EU Airstream rally, Weilburg Germany

It’s already a great trip to Europe. We started off the day right with a breakfast of chocolate chip cookies with nuts and some more of the fresh strawberries, in our hotel room while the fresh air wafted in from the open doors on the balcony. Right there you’ve got the makings of a good day.

We walked back into the shopping district of Weilburg to get a top-up card for the cell phone, and with a little finagling and punching lots of numbers on the phone, I now have the miracle of Internet on my phone. EU9.90 bought me 500 megabytes of data, which should be more than I need for the days we are in Germany. We detoured a bit, stopping in at the Hopfbahnstrasse (train station) for a coffee for Eleanor and then returned to the hotel to pack up our gear.

The car rental people have assigned us a Citroen C3, which turns out to be a rather boxy compact car with not much of the get-up-and-go you’d want for Autobahn driving. Where we were driving the Autobahn was far from being a vast open highway where you can mash the pedal and zoom to your heart’s content. It’s a fairly crowded two or three- lane road filled with trucks and plenty of sudden traffic to cause rapid deceleration with little warning. We managed to reach 140 kph at one point but the rest of the time we were driving at typical American Interstate speeds and often far slower. This has tainted one of my long-time driving fantasies, but to be fair I never fantasized about driving the Autobahn in a Citroen.

50 miles later we were in the charming town of Weilburg. The encampment is just below the old city, which perches atop a hill surrounded by the Lahn river. At the very top is exactly what you’d expect, a castle. Down below is exactly what most people would not expect: 54 Airstreams.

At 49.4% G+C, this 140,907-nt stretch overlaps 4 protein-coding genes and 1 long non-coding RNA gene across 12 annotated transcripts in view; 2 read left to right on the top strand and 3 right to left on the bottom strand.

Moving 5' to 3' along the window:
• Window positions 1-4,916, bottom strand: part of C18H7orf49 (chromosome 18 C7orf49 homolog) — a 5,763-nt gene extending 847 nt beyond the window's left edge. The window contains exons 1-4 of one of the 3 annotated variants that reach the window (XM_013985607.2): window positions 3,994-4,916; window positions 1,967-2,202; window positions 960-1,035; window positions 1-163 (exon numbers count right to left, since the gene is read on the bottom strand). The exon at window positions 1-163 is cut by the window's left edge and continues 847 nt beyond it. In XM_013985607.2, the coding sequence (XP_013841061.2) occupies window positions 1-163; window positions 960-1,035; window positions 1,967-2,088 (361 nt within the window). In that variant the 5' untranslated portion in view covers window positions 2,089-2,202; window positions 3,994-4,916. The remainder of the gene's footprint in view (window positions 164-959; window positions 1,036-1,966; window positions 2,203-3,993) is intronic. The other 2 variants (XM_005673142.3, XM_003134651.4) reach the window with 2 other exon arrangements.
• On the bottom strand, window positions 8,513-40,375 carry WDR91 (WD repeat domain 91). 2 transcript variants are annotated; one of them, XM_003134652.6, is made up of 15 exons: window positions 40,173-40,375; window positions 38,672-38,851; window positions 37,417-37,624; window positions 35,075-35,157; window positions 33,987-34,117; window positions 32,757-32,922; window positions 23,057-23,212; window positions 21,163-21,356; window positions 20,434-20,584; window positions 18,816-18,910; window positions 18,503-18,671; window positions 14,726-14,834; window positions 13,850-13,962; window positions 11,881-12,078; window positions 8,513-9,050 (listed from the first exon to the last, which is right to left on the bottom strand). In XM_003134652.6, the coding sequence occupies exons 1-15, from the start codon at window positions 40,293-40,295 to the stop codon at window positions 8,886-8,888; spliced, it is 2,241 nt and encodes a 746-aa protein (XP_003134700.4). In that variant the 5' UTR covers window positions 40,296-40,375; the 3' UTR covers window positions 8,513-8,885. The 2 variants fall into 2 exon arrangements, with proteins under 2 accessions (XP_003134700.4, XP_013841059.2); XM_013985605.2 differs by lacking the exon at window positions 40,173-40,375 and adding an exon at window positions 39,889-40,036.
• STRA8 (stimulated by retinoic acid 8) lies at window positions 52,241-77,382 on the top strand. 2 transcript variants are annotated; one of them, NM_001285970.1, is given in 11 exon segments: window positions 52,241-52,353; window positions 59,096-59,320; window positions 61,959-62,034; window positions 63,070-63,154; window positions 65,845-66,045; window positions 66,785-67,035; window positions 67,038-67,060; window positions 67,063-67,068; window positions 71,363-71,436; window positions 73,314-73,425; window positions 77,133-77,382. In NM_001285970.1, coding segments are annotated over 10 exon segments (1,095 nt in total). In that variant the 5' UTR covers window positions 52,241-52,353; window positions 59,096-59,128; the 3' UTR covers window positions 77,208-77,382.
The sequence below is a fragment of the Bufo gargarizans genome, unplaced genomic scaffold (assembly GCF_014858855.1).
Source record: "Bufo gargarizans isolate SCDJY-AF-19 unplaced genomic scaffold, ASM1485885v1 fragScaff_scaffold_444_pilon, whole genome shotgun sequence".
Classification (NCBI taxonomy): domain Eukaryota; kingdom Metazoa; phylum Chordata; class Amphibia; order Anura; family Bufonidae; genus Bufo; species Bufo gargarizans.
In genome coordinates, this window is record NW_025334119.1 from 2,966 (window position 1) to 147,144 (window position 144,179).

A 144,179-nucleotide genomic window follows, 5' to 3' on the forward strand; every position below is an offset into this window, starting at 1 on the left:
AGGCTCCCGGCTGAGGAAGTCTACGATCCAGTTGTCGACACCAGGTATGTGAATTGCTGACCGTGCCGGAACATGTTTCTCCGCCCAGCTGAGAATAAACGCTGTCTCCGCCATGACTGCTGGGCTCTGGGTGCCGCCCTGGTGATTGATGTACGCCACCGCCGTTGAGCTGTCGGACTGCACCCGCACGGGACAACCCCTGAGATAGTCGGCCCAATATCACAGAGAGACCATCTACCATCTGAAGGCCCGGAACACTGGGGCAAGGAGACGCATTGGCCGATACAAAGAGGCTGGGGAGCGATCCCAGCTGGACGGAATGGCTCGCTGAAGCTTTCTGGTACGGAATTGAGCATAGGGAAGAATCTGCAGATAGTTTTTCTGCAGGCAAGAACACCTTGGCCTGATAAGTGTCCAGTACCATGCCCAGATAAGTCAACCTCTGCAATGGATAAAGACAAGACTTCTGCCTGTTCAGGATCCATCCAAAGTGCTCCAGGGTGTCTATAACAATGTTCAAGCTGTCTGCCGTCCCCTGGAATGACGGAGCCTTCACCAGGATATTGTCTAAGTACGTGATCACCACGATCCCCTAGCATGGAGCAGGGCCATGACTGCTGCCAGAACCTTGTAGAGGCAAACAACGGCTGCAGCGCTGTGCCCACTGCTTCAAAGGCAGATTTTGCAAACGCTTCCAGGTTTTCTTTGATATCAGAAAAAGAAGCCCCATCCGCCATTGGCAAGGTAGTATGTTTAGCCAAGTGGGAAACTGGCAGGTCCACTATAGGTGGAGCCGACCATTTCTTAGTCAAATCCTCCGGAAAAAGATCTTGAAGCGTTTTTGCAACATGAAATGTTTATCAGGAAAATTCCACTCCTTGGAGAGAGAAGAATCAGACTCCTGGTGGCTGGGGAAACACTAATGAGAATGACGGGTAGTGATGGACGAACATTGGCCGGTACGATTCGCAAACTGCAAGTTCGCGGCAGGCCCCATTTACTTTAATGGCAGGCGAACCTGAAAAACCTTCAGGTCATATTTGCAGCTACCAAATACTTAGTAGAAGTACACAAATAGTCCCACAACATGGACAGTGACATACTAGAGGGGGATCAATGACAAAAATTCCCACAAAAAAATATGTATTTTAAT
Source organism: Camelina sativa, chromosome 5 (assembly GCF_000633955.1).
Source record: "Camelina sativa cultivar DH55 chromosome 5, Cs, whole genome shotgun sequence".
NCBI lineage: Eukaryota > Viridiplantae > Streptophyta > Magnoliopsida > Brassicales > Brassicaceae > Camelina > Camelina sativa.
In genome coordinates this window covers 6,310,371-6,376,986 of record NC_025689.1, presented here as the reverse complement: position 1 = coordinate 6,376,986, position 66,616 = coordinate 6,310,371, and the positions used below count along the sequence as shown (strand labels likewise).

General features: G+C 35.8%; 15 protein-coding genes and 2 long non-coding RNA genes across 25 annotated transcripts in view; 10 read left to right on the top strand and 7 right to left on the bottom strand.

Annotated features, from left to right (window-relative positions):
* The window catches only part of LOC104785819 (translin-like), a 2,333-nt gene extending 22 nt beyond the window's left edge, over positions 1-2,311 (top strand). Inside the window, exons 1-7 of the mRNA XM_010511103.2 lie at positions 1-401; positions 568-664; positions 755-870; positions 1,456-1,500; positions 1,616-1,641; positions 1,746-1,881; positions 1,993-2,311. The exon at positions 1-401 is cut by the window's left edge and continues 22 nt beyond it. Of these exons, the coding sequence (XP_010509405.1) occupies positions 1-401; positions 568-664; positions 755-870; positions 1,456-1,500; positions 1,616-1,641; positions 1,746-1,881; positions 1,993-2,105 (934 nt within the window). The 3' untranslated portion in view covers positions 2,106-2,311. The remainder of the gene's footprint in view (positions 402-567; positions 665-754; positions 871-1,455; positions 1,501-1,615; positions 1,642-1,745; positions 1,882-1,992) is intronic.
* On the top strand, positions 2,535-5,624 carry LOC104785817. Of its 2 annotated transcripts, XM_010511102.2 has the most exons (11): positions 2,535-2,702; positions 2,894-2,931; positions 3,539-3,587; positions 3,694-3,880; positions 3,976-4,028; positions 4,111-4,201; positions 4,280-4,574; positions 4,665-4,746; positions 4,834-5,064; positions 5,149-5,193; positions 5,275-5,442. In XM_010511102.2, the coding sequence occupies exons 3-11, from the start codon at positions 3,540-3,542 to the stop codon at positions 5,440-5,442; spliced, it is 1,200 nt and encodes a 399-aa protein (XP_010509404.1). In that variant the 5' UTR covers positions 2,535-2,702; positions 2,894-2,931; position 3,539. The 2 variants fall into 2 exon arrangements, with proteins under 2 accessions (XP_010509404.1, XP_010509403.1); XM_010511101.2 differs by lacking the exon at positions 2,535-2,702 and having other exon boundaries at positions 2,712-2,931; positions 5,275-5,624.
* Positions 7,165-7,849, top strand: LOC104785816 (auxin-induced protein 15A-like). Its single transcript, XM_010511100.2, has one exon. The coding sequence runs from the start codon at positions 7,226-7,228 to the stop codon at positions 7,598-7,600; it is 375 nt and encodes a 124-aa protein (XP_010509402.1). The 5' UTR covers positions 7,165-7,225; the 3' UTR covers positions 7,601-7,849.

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I love the odd (by American standards) collection of tow vehicles that arrived with the Airstreams today. There’s everything from a 1950s Buick to a late-model Mercedes G-wagen. Two Ford F-250s are here, which thrills some of the Europeans because they are so American and weird. My favorite is the BMW X6, which I’ve never seen before and looks drastically cool in black. Other tow vehicles include a VW Westfalia camper van, a Buick Roadmaster station wagon, various Mercedes, and many Land Rovers.

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Armin Heun, our host, handed us a chocolate and then introduced us to a new (European) Airstream model 684, which is somewhat similar to an American 23-footer but with many clever enhancements. We knew it would be different from the US models but were frankly staggered by the improvements the Brits (who build all the EU spec trailers) had worked into it.

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There are almost too many things of note to list, but among our favorite features are the hydronic heat, electric entry step, the functional kitchen counter, the foot-level blue LED lights, the great roof vent/skylights with double shades (which are also found in the Airstream Westfalias), the clear bi-fold door in the shower, and the awesome electronic control panels that run virtually every system. This trailer also comes with electric power movers to help push it around the tight European campsites, satellite TV, hidden stabilizer jacks, a parking brake … the list goes on. Some of this stuff needs to come to America.